Sports Eye

Pacman vs Canelo?

Jess Garcia

By Jesus A. Garcia Jr.

THE long wait is finally over. The nation’s electorate has already spoken and their verdict should be accepted and respected. And as predicted by many (including this writer), the Filipino national sports treasure Manny “Pacman” Pacquiao won a senatorial seat, landing seventh, as of this writing (May 12). Thanks to God. Hopefully he will head the committee on sports in the senate and will push for the creation of a Department of Sports or Sports Academy that other countries have. I believe this is the best way, if not the only way, to improve the capabilities and skills of our athletes, especially our members of our national teams.

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We saw on TV last May 8 how the Mexican world middleweight champion Saul “Canelo” Alvarez scored a sixth round sensational knockout victory over former Pacman’s sparring partner, British contender Amir Khan. The knockout was so ugly, similar to how Pacman flattened the overconfident Briton Ricky Hatton on May, 2009, and also how the “The Filipino Flash” Nonito Donaire, Jr. knocked out Mexican Fernando Montiel cold on February 2011. It likewise reminded me of how Juan Manuel Marquez kayoed Pacman in their fourth fight that stunned the world. These were the top four horrible world title fights during this generation that I will never ever forget in my life.

Pacman officially retired after his convincing victory over Timothy Bradley, Jr. last month, and is now a full-time politician. I say a full-time politician because his constituents are no longer limited to his district in Sarangani province, where he is still a congressman. But rumors are rife that that Senator-elect Pacman will come out from retirement and plans to fight Canelo for the WBC (World Boxing Council) middleweight crown in a catch weight of 154 pounds. Backroom negotiations I learned are ongoing.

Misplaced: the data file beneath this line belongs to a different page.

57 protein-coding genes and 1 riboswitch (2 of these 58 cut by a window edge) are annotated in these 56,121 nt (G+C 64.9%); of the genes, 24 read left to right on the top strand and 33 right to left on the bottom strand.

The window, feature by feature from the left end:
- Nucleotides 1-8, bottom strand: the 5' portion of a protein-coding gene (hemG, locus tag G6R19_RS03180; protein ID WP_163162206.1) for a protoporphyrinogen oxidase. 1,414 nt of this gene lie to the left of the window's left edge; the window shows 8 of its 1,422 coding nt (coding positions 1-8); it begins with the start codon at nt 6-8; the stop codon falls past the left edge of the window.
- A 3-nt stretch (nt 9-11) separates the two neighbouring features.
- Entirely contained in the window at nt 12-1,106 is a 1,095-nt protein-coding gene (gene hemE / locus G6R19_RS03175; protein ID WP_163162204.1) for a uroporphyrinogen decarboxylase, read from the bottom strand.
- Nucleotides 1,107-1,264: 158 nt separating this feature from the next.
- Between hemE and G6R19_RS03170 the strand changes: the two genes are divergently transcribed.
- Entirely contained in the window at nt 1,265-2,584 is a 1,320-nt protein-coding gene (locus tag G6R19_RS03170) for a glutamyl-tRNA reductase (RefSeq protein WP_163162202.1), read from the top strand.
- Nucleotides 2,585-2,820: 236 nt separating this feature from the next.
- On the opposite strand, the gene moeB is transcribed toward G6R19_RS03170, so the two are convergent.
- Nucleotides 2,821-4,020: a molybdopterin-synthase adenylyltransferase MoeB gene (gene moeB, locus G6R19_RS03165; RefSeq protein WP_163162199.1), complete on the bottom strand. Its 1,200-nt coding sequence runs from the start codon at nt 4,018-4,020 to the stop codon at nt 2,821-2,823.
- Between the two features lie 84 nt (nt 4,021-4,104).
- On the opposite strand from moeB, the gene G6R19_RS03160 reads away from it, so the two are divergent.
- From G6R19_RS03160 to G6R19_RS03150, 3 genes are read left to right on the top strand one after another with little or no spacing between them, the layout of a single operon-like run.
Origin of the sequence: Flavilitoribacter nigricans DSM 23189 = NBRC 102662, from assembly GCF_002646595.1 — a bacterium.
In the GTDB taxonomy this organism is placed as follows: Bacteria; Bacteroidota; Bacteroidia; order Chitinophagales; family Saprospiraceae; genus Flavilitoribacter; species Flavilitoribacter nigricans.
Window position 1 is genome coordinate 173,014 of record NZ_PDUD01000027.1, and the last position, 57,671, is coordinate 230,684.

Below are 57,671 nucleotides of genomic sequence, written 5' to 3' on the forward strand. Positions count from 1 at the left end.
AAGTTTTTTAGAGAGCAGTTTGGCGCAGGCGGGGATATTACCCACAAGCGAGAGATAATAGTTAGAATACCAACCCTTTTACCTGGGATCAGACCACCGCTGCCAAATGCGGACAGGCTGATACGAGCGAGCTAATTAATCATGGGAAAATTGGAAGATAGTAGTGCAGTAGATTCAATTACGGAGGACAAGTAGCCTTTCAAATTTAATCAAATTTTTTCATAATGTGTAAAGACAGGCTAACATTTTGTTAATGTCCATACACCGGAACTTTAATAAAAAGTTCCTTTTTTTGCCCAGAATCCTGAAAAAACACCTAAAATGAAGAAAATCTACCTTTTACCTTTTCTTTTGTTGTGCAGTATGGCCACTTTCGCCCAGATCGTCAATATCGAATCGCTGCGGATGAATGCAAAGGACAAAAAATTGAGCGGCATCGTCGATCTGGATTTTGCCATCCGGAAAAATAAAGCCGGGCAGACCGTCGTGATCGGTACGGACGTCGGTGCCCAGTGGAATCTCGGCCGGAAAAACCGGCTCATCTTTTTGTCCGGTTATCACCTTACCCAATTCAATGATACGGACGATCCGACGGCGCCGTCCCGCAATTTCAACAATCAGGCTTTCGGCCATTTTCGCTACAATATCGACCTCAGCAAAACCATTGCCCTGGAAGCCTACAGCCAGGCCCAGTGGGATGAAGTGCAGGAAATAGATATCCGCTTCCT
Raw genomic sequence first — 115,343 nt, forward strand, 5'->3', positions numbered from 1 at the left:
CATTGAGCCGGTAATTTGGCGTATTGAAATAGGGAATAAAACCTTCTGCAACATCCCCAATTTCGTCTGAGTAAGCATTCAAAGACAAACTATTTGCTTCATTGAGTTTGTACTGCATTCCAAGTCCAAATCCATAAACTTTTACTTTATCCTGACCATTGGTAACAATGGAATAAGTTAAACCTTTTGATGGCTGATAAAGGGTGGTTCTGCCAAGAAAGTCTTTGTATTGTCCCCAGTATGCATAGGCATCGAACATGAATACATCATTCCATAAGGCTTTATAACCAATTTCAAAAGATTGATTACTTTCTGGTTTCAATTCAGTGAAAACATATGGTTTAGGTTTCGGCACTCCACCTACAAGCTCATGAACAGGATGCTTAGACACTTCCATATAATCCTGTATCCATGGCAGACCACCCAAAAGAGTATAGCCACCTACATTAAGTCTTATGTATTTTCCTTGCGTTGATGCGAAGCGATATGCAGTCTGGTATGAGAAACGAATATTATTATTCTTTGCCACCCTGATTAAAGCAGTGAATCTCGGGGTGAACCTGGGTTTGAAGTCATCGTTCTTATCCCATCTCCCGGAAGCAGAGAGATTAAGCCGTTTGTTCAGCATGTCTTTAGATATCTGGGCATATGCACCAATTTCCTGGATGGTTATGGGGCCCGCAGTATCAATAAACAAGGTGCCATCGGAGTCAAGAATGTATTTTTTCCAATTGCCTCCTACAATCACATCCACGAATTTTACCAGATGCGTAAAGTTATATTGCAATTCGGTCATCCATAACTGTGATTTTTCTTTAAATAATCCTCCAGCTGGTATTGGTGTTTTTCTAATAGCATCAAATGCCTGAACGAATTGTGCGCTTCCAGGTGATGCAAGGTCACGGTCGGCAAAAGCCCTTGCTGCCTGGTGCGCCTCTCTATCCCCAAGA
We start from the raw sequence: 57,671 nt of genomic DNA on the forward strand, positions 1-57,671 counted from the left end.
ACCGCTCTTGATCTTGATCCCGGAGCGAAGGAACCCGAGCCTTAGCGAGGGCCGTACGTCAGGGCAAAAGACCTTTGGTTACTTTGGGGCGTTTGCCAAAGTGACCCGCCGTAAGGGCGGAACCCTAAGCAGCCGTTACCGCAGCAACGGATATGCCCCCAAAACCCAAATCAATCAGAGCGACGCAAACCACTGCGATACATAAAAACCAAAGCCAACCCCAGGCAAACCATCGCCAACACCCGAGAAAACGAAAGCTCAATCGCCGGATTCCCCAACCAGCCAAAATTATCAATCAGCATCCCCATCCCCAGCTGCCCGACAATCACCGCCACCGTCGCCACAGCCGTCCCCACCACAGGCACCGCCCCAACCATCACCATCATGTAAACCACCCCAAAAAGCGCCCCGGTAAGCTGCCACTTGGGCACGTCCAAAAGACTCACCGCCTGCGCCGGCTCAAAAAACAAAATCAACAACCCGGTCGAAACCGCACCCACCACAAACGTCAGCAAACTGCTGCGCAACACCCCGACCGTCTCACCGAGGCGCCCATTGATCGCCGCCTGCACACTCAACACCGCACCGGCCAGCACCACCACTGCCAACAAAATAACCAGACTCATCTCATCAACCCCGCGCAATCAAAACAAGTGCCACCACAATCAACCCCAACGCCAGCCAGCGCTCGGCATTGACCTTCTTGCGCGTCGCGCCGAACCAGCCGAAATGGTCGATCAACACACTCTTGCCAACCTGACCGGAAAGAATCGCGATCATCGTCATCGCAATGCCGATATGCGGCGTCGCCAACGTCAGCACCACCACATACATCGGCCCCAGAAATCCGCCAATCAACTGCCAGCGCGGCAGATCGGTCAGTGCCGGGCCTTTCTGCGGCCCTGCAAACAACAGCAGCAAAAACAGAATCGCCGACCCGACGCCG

I do believe that the style of Canelo is really suited for Pacman. And if the plan pushes through, I guess Pacman will win and will break his own record to be the first boxer in the universe to win nine world crowns in different classes. Yes, I’m half-Mexican and half-Filipino and should stand neutral like I was when Pacman fought Mexicans like Gabriel Mira, Emmanuel Lucero, Marquez, Jorge Solis, Hector Velasquez, Erik Morales, Marco Antonio Barrera, Oscar Larios, David Diaz, Oscar de la Hoya and Brandon Rios. But this time I’ll root for Pacman. Record-to-record says the Guadalajara born Canelo, 25, has a better accomplishment toting 47 wins and 33 of them via the short route. His only loss was in the hands of Floyd Mayweather, Jr. (also Pacman’s conqueror) on September, 2013 and a draw against fellow Mexican Jorge Juarez on June 2006, while the Kibawe, Bukidnon-born Pacquiao, 37, has a total of 66 fights with 58 victories 38 of them via knockouts and with two losses. Canelo said he’s aiming to unify the middleweight crown by fighting IBF/ IBO/ WBA titlist Gennady Golovkin of Kazakhstan. But the purse is not so tempting unlike if he fights Pacman when the prize is irresistible. Anyway, it’s just a plan and hopefully, it pushes through.

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QUOTE OF THE WEEK: If any of you lacks wisdom, let him ask of God, who gives to all liberally and without reproach, and it will be given to him. But let him ask in faith, with no doubting, for he who doubts is like a wave of the sea driven and tossed by the wind. JAMES 1: 5-6

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